Page 19: of Marine News Magazine (October 2018)

Autonomous Workboats

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C-Worker 5 running a hydrographic survey in Alaska

I understand that your technology can be used as a bridge aid. Can you describe that?

A byproduct of our ASView autonomous control sys- tem is that it can be used on manned ships as a “second opinion” on the bridge regarding navigation maneuvers to avoid collisions. So at 3am when the helmsman is strug- gling to stay awake and the ship is on a collision course, our system will provide an audible alert and recommend a heading change to avoid an accident.

In which applications do autonomous vessels have the best opportunity to impact the markets?

Autonomous vessels are impacting a broad spectrum of the maritime market. When we started the company in 2010, we assumed that only a small percentage of the indus- trial and military vessels were candidates for becoming un- manned. However, our customers have been the ones broad- ening the unmanned applications. We are seeing expanded interest from both the defense and commercial sectors, we are seeing interest in far larger unmanned and minimally predict where the next big thing will likely hit as there are manned vessels, and we are seeing interest in the conversion many areas, both military and commercial, that are poised of large existing manned vessels to optionally unmanned. to capitalize on our game changing technology.

You mention minimally manned. Can you elaborate? ‘Dull, Dirty and Dangerous’ is the catch-phrase that de- scribes the best reasons to employ autonomous technol-

Some maritime missions require additional personnel on ogy on the water. What are some other good applications?

board to operate complex payload equipment or sensors. For

While dull, dirty, and dangerous are all good reasons, the example, a ship with an observation class ROV may include main driver towards ASV technology is lower capital and 20 people between the ship and ROV crews for 24 hour op- erations. The minimally manned concept is a stepping stone operating costs. An unmanned vessel does not need state between manned and unmanned. With collision avoidance, rooms, hallways, heads, a mess or galley, a large bridge, autonomous control of the ROV ship, and remote control hospital room, lounge room, etc. This makes for a much of the ROV via satellite, the crew count can be reduced to simpler vessel that is less expensive to build and less expen- sive to maintain. Then with less crew, or no crew onboard, around six who are there for maintenance and docking pur- daily costs are less. The daily costs can be pushed down poses. This makes for lower ship build costs, lower daily op- erating costs, and potentially longer endurance. Minimally even further by operating at somewhat slower speeds, which are usually dramatically more economical.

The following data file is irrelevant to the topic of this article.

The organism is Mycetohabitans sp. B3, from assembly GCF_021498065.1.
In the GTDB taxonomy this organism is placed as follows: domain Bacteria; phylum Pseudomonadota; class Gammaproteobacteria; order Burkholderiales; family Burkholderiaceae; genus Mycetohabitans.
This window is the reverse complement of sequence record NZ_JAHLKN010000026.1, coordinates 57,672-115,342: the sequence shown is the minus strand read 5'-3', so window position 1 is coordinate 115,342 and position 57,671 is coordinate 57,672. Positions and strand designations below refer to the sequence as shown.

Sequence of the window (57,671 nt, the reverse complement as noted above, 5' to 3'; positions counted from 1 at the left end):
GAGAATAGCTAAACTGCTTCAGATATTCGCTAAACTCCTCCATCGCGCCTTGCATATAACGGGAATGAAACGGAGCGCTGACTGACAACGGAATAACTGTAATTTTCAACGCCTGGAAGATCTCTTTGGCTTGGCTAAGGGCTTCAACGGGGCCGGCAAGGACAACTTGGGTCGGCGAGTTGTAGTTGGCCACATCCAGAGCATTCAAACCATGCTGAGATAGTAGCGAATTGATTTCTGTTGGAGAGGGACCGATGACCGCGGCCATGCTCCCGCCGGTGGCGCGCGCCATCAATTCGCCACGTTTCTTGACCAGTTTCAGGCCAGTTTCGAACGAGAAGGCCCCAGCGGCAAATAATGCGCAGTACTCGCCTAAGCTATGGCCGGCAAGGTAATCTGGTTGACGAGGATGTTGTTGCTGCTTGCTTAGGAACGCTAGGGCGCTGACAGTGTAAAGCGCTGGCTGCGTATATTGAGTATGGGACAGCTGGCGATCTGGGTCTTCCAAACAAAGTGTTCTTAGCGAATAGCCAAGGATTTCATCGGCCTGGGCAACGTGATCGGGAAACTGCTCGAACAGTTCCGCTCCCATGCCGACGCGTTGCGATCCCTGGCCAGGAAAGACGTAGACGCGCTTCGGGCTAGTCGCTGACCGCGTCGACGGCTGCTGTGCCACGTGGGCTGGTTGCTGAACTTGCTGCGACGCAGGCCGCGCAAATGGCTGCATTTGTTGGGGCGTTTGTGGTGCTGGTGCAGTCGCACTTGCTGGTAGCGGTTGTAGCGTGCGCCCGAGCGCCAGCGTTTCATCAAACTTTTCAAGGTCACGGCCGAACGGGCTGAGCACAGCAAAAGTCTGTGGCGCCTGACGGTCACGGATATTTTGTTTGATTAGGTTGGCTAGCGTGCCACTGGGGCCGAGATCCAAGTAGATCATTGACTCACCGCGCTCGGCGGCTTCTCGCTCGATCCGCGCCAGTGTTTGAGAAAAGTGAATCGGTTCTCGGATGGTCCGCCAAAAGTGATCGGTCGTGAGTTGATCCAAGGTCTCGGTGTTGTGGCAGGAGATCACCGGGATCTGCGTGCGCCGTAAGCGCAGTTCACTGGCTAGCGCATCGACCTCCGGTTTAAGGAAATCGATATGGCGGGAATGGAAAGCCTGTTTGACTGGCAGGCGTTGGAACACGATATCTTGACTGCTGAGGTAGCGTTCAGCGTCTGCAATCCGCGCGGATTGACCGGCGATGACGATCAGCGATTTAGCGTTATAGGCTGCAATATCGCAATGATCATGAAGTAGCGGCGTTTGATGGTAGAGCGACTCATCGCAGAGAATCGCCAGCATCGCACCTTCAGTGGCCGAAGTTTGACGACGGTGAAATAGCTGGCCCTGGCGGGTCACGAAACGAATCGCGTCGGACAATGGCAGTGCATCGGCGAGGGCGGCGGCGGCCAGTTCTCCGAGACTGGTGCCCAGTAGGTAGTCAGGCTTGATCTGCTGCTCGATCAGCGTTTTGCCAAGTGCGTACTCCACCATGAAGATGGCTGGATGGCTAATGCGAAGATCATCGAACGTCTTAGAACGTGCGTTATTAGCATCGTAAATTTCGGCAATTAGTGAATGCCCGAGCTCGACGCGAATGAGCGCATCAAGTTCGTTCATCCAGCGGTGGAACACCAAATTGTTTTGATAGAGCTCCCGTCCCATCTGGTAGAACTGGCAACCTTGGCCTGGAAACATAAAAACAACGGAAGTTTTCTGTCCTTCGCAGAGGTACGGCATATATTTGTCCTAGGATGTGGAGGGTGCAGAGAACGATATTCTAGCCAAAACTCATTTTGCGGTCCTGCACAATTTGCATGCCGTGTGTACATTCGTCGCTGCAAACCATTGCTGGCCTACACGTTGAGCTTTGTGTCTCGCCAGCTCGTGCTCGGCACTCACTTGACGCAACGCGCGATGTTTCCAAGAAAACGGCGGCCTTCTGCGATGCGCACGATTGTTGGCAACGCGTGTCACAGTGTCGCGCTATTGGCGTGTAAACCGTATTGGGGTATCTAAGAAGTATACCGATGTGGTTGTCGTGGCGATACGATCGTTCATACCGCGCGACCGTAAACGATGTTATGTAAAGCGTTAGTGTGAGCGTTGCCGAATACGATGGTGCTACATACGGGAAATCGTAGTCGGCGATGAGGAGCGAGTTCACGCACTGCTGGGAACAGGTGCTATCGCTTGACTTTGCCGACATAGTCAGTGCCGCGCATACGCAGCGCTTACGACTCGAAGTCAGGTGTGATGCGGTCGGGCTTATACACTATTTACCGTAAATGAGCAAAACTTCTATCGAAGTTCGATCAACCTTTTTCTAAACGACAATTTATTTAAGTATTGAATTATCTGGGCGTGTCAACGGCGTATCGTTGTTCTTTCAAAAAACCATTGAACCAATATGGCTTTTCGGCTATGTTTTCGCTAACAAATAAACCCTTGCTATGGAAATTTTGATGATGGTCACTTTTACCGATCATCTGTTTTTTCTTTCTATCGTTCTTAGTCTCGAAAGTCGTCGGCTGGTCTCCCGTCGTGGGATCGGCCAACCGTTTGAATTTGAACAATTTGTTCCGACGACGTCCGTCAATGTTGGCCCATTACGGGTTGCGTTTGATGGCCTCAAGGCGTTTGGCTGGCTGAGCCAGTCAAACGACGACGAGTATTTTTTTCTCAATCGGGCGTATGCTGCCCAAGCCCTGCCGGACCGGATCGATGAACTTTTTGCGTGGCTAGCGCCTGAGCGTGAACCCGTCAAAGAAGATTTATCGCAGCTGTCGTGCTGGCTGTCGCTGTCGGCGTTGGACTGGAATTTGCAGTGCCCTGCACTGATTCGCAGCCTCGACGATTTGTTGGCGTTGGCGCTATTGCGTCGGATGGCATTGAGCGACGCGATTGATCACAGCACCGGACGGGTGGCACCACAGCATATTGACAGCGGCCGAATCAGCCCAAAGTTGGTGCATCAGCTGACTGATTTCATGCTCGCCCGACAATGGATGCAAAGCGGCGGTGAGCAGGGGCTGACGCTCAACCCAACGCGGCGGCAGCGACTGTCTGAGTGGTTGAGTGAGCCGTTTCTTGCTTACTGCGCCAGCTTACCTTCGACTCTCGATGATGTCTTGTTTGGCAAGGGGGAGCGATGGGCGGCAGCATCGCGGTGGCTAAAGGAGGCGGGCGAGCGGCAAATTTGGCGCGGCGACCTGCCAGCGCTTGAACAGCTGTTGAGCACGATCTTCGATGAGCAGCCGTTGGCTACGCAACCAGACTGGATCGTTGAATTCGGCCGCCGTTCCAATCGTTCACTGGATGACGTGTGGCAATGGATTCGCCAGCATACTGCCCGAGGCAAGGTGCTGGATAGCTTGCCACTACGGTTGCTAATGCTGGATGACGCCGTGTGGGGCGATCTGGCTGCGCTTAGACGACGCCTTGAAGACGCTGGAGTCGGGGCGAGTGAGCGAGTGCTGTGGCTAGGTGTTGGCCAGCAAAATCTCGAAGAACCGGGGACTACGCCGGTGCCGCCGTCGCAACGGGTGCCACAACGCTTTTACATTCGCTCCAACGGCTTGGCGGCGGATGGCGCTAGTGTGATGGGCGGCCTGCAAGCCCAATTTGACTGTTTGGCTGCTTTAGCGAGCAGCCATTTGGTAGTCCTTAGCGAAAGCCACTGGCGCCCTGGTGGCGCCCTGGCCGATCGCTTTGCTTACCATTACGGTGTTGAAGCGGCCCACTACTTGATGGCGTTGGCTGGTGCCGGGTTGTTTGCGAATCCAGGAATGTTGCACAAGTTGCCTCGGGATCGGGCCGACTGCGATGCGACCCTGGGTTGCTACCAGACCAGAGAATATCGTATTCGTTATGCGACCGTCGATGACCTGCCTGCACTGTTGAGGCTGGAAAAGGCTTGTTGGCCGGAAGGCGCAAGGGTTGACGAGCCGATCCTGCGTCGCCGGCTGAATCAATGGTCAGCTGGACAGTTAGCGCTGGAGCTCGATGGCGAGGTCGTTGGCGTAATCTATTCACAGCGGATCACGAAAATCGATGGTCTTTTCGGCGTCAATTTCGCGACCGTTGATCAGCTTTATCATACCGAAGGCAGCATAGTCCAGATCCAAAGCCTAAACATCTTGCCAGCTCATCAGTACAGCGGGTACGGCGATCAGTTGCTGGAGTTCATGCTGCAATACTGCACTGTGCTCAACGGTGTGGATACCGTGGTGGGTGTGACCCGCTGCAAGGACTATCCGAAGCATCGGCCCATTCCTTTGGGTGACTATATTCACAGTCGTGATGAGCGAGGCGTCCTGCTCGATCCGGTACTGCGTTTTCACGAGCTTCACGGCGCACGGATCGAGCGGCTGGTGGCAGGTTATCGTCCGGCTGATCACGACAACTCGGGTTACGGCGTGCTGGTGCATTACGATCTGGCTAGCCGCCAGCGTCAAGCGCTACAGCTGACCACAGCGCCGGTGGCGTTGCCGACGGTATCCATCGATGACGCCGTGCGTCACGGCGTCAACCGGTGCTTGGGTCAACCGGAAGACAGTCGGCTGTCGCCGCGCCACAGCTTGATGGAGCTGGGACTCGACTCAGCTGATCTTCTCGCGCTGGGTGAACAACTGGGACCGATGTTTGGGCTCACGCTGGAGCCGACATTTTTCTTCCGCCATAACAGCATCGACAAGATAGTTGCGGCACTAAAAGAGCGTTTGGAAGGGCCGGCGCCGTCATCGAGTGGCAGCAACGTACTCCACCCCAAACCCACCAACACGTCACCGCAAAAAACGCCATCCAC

manned is a great option to lower costs while lowering tech- nical risk with challenging mission payloads.

Hydrographic surveys are a chief area where vessel

Where, so far, has been your best (most signi? cant) operators see opportunities to provide value with au- penetration into the autonomous vessel markets tonomously driven tonnage. Give us some examples of where this has happened already?

been? Where is the next big thing likely to come?

Hydrographic surveys where unmanned vessels operate

Sixty percent of ASV Global’s unmanned sales are in the defense sector, while the remaining 40 percent are in the as a force multiplier to a mother vessel are certainly one of commercial arena. ASV Global’s technology is front and the most straight forward applications of autonomous ves- center on Europe’s most advanced mine countermeasure sel technology. ASV Global’s unmanned vessels have been program. We have also had great success with intelligence, used over the past three years to support more than 15,000 surveillance, and reconnaissance (ISR) missions and expect km of hydrographic surveys in Alaska alone for NOAA, that to continue to expand. It is a bit of a challenge to through their survey contractor, Terrasond. MN 19

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